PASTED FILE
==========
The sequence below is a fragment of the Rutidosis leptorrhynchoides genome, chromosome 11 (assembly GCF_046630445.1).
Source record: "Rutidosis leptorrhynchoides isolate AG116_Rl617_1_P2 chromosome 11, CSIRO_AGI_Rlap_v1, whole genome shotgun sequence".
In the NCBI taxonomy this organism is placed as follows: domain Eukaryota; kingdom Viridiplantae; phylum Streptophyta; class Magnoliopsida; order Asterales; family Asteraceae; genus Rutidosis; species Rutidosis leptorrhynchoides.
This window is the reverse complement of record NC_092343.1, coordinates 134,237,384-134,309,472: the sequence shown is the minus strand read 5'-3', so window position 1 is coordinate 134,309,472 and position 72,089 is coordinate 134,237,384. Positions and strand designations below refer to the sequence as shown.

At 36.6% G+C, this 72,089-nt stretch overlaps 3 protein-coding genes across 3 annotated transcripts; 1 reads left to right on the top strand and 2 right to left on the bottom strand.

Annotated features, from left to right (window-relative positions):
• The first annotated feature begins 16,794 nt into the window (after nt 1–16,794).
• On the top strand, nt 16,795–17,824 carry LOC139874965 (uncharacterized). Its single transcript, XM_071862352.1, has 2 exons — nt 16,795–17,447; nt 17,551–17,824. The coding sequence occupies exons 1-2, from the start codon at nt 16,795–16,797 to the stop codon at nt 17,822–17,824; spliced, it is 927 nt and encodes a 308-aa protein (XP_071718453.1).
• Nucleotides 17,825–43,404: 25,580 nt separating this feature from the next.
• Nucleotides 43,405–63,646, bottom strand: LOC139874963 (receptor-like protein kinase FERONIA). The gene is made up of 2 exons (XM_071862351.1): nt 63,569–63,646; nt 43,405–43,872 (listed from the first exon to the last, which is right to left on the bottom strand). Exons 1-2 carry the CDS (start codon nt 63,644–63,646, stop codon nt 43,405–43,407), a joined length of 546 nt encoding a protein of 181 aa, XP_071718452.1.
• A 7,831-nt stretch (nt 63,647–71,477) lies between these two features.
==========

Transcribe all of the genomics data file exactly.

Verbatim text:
The sequence below is a fragment of the Rutidosis leptorrhynchoides genome, chromosome 11 (assembly GCF_046630445.1).
Source record: "Rutidosis leptorrhynchoides isolate AG116_Rl617_1_P2 chromosome 11, CSIRO_AGI_Rlap_v1, whole genome shotgun sequence".
In the NCBI taxonomy this organism is placed as follows: domain Eukaryota; kingdom Viridiplantae; phylum Streptophyta; class Magnoliopsida; order Asterales; family Asteraceae; genus Rutidosis; species Rutidosis leptorrhynchoides.
This window is the reverse complement of record NC_092343.1, coordinates 134,237,384-134,309,472: the sequence shown is the minus strand read 5'-3', so window position 1 is coordinate 134,309,472 and position 72,089 is coordinate 134,237,384. Positions and strand designations below refer to the sequence as shown.

At 36.6% G+C, this 72,089-nt stretch overlaps 3 protein-coding genes across 3 annotated transcripts; 1 reads left to right on the top strand and 2 right to left on the bottom strand.

Annotated features, from left to right (window-relative positions):
• The first annotated feature begins 16,794 nt into the window (after nt 1–16,794).
• On the top strand, nt 16,795–17,824 carry LOC139874965 (uncharacterized). Its single transcript, XM_071862352.1, has 2 exons — nt 16,795–17,447; nt 17,551–17,824. The coding sequence occupies exons 1-2, from the start codon at nt 16,795–16,797 to the stop codon at nt 17,822–17,824; spliced, it is 927 nt and encodes a 308-aa protein (XP_071718453.1).
• Nucleotides 17,825–43,404: 25,580 nt separating this feature from the next.
• Nucleotides 43,405–63,646, bottom strand: LOC139874963 (receptor-like protein kinase FERONIA). The gene is made up of 2 exons (XM_071862351.1): nt 63,569–63,646; nt 43,405–43,872 (listed from the first exon to the last, which is right to left on the bottom strand). Exons 1-2 carry the CDS (start codon nt 63,644–63,646, stop codon nt 43,405–43,407), a joined length of 546 nt encoding a protein of 181 aa, XP_071718452.1.
• A 7,831-nt stretch (nt 63,647–71,477) lies between these two features.